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Courtesy of Vblank Entertainment (c)2014 – Artwork by Maxime Trépanier.

Using an open source mod tracker format allowed us a lot of flexibility when creating the audio for RCR. Although using a mod tracker to type in sound effects by hand was a laborious process it added an authenticity to the result that would have been difficult to achieve otherwise. Working with these strict limitations forced me to make different choices in my creative process that helped me invest a sense of ownership in the results. The hand crafted NES synth sounds I described above are ultimately just symbols pointing towards their real-world counterparts, and tellingly they rely on the imagination of the listener to bridge the gap between the real and the symbolic. Nostalgia allows us to fill these gaps and allow listeners the space to hear their own memories within the game.

Additional resources:

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Leonard J. Paul attained his Honours degree in Computer Science at Simon Fraser University in BC, Canada with an Extended Minor in Music concentrating in Electroacoustics. He began his work in video games on the Sega Genesis and Super Nintendo Entertainment System and has a twenty year history in composing, sound design and coding for games. He has worked on over twenty major game titles totalling over 6.4 million units sold since 1994, including award-winning AAA titles such as EA’s NBA Jam 2010NHL11Need for Speed: Hot Pursuit 2NBA Live ’95 as well as the indie award-winning title Retro City Rampage.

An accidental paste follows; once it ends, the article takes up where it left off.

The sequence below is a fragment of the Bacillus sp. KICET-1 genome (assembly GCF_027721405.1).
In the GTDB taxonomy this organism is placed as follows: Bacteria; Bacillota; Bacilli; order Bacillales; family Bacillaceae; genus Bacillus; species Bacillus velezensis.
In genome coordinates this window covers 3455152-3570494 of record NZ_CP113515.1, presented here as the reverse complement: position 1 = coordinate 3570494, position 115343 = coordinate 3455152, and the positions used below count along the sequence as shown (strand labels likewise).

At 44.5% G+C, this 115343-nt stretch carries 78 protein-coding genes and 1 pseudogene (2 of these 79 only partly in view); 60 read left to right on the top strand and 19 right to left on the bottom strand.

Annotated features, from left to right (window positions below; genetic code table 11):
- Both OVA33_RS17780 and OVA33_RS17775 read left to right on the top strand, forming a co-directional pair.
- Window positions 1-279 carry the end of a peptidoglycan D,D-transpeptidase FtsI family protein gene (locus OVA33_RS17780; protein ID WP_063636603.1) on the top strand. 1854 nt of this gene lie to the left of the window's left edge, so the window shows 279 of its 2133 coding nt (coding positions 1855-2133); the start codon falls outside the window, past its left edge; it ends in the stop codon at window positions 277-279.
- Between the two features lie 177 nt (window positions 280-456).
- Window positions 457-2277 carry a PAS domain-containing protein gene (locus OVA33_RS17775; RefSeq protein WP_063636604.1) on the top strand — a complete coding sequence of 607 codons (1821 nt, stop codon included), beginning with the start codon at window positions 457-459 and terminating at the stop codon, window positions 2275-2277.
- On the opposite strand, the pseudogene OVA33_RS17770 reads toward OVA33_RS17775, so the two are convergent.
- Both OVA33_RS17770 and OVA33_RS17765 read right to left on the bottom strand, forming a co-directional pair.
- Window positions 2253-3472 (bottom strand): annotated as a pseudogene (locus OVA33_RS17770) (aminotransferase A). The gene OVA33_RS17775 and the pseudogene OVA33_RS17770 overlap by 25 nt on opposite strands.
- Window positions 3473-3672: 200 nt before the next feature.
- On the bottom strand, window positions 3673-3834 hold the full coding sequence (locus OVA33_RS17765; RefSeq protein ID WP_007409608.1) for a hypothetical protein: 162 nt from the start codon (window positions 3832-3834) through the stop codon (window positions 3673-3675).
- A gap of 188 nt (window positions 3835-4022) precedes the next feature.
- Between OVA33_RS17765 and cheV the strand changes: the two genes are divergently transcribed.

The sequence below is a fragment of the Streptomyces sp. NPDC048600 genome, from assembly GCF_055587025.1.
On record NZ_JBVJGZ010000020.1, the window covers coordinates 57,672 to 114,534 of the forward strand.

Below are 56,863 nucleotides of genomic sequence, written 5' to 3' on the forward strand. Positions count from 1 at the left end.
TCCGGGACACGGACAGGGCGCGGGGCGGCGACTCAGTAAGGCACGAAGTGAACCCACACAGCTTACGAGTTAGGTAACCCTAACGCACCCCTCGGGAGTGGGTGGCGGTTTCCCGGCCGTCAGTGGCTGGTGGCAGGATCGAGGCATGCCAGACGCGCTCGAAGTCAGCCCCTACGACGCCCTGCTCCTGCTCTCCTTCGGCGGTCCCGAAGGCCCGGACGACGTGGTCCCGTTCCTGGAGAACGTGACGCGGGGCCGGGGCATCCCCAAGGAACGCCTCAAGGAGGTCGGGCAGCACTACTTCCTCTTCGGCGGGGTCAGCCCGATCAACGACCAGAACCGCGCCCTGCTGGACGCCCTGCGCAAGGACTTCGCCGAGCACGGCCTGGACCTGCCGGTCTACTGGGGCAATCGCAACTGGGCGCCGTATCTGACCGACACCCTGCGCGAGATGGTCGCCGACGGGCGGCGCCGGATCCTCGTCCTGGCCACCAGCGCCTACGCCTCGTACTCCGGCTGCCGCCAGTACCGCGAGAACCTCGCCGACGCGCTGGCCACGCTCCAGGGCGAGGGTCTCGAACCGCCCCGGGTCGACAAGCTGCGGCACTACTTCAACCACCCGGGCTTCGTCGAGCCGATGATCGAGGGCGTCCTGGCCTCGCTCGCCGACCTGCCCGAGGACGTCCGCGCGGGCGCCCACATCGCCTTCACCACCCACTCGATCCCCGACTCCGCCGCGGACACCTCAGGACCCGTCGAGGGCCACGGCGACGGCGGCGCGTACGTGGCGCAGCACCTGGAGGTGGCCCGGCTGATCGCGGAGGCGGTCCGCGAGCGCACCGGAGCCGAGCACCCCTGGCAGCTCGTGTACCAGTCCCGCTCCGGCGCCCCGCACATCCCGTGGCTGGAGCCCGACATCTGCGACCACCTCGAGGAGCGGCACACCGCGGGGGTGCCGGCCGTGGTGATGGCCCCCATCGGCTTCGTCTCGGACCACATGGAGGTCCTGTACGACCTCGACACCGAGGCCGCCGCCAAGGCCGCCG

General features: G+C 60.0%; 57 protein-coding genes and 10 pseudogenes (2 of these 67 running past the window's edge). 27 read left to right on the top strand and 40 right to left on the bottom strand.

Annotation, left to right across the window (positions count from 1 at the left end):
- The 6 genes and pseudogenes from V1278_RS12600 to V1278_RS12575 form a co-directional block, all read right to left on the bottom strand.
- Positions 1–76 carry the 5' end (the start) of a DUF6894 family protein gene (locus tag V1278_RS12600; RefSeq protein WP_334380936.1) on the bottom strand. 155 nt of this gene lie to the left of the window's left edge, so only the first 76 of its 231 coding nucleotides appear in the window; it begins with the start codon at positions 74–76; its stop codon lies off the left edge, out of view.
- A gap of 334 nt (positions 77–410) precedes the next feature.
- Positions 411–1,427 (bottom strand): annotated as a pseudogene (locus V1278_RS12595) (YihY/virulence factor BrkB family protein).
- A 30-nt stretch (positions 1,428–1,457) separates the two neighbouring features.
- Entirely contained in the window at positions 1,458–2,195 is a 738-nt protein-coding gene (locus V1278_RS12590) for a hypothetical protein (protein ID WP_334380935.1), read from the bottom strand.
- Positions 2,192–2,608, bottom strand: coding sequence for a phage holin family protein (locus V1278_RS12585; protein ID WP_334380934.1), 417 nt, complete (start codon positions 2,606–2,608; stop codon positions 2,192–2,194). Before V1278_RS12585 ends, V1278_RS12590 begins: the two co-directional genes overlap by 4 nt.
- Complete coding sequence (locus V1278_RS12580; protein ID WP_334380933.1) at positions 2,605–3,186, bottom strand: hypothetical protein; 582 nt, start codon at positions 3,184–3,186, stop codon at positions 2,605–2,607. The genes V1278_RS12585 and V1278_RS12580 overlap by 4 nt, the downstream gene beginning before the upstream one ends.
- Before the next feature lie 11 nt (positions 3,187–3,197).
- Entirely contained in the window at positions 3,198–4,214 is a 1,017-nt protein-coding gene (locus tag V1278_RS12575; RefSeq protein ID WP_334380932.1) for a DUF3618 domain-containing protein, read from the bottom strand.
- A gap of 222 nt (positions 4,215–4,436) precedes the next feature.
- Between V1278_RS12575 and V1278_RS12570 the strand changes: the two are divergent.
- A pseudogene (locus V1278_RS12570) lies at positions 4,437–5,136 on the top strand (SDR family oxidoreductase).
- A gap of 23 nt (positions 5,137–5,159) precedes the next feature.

He is the co-founder of the School of Video Game Audio and has taught game audio students from over thirty different countries online since 2012. His new media works has been exhibited in cities including Surrey, Banff, Victoria, São Paulo, Zürich and San Jose. As a documentary film composer, he had the good fortune of scoring the original music for multi-awarding winning documentary The Corporation which remains the highest-grossing Canadian documentary in history to date. He has performed live electronic music in cities such as Osaka, Berlin, San Francisco, Brooklyn and Amsterdam under the name Freaky DNA.

He is an internationally renowned speaker on the topic of video game audio and has been invited to speak in Vancouver, Lyon, Berlin, Bogotá, London, Banff, San Francisco, San Jose, Porto, Angoulême and other locations around the world.

His writings and presentations are available at http://VideoGameAudio.com

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Featured image: Courtesy of Vblank Entertainment (c)2014 – Artwork by Maxime Trépanier.

tape reelREWIND! . . .If you liked this post, you may also dig:

Sounding Out! Podcast #30: Game Audio Notes I: Growing Sounds for Sim Cell- Leonard J. Paul

A Series of Mistakes: Nullsleep and the Art of 8-bit Composition- Aaron Trammell

Digital Analogies: Techniques of Sonic Play- Roger Moseley